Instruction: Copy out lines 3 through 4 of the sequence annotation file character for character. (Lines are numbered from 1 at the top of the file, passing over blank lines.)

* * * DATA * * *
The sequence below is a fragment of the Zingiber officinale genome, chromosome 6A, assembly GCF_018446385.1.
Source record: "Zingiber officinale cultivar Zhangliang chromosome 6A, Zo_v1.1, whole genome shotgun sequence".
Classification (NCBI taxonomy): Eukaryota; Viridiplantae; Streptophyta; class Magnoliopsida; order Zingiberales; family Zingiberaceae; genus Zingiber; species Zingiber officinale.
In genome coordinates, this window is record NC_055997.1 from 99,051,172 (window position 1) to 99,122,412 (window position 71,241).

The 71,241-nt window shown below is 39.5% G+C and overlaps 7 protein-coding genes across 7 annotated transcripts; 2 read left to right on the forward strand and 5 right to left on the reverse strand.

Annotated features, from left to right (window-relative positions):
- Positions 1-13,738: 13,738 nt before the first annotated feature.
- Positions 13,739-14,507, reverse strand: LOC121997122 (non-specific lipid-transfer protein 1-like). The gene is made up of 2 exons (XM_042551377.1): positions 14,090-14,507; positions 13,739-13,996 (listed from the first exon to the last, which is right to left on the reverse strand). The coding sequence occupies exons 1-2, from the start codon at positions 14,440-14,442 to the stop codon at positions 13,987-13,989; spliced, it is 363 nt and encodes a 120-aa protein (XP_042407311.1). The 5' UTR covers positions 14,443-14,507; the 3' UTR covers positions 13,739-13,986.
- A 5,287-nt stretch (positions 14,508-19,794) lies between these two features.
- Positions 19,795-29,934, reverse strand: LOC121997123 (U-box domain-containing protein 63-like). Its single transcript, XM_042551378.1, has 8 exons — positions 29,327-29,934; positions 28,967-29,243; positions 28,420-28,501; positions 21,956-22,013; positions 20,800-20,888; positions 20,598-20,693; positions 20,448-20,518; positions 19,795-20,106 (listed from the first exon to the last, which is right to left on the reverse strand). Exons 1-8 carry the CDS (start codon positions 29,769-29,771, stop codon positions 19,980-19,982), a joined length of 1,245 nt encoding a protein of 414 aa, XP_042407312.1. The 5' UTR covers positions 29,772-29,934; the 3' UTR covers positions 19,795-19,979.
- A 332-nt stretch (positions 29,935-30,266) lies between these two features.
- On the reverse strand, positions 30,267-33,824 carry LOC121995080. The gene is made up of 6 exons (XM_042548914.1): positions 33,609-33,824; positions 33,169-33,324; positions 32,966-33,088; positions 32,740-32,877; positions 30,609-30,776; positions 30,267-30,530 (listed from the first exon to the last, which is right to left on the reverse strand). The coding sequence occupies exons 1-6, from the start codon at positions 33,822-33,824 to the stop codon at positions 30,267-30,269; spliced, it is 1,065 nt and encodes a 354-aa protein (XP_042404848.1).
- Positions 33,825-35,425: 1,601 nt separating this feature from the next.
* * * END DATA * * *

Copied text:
Classification (NCBI taxonomy): Eukaryota; Viridiplantae; Streptophyta; class Magnoliopsida; order Zingiberales; family Zingiberaceae; genus Zingiber; species Zingiber officinale.
In genome coordinates, this window is record NC_055997.1 from 99,051,172 (window position 1) to 99,122,412 (window position 71,241).